As previously mentioned, EyeToy: Play makes exclusive use of a video camera--in fact, the standard PlayStation 2 controller is not even used with the game. You place the camera on top of your television and aim it toward the person playing the game. After you plug the camera into one of the USB ports on the front of your PlayStation 2, playing the game and navigating through menus are handled by your own movements in front of the television. To effectively play the game, you'll need to make sure that you've got adequate room and distance from your television to properly frame yourself in the picture, which may require you to move furniture. You'll also have to take lighting into account, because if your room is too dark, your movements simply won't register properly. If you can't provide enough light, the game has settings to allow you to compensate for having a room that is too dark.
EyeToy: Play is the kind of game even your grandmother can play.
Visually, EyeToy: Play sports a bright, cartoony look with smooth animation for the graphics that make up the general gameplay experience. While these sorts of graphics are usually the most attractive part of a video game, in EyeToy: Play, they're really only a small part of the equation. The video recorded by the camera is peppered with all sorts of effects to spice up the visuals. While the EyeToy camera does a decent job, it certainly isn't the greatest in terms of video quality--the image that is actually displayed on the screen is usually somewhat blocky and blurry even when focused. If you've ever seen the video recorded by a standard webcam, that should give you a pretty good idea of the quality you can expect from the camera. Another small gripe comes with the game's use of short music loops, which make up the bulk of the music that you hear within the game. Given that most of the games last for just a few short minutes, it doesn't create that much of a negative impact, but it sure would have been nice to listen to an entire song instead of a simple repeating loop over and over again. On the upside, most of the sound effects are superb and add a great deal to the interactive nature of the game--for instance, you're given an auditory clue when you successfully make contact with something, as a subtle way of letting you know you're playing the minigames correctly. In short, a great deal of work was put into making EyeToy: Play an immersive experience above everything else, and it certainly shows.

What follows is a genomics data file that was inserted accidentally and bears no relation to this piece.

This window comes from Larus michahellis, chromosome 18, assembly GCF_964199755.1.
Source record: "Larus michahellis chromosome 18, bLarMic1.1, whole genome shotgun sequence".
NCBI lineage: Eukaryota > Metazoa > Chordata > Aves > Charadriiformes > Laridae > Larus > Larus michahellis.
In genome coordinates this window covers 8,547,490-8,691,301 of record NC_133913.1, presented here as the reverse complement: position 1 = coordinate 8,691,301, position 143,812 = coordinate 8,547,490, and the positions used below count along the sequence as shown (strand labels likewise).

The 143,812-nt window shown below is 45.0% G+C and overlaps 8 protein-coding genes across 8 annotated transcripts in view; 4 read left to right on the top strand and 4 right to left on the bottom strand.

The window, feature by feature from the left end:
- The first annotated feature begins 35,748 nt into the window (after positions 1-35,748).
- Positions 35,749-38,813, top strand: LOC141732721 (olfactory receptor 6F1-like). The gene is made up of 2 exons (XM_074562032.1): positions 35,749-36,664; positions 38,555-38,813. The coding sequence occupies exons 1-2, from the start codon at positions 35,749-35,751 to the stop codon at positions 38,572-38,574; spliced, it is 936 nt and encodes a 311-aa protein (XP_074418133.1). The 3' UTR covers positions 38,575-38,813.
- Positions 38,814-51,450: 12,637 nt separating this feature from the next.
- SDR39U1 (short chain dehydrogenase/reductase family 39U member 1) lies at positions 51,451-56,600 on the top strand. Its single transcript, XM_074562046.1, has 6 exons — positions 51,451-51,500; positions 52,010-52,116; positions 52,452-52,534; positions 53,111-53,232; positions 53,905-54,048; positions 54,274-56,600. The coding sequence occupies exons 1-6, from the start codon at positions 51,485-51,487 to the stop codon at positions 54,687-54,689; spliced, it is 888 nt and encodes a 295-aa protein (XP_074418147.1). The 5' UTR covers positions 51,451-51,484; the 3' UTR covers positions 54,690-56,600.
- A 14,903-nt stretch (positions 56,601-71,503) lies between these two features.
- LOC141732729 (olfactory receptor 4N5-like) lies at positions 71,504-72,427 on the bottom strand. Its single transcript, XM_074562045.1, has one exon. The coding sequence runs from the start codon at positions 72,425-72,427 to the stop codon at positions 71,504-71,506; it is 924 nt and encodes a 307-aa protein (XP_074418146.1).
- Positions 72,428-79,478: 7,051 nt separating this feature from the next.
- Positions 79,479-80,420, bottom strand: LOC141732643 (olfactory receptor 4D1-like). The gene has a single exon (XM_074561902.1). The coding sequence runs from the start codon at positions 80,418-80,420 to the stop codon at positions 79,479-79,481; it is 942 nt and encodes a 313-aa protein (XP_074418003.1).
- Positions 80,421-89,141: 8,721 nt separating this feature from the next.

If you're in the market for a game to play when you have friends over, especially friends who have little or no interest in video games, EyeToy: Play is an excellent choice. It's incredibly easy and fun to play, and it's hard to stop playing once you've gotten everyone in the room involved. As a single-player game, though, the minigames don't provide much of a challenge. While only time will tell if more games will use the EyeToy camera in the future, the first game to make use of it is one that will provide at least some fun for just about everyone.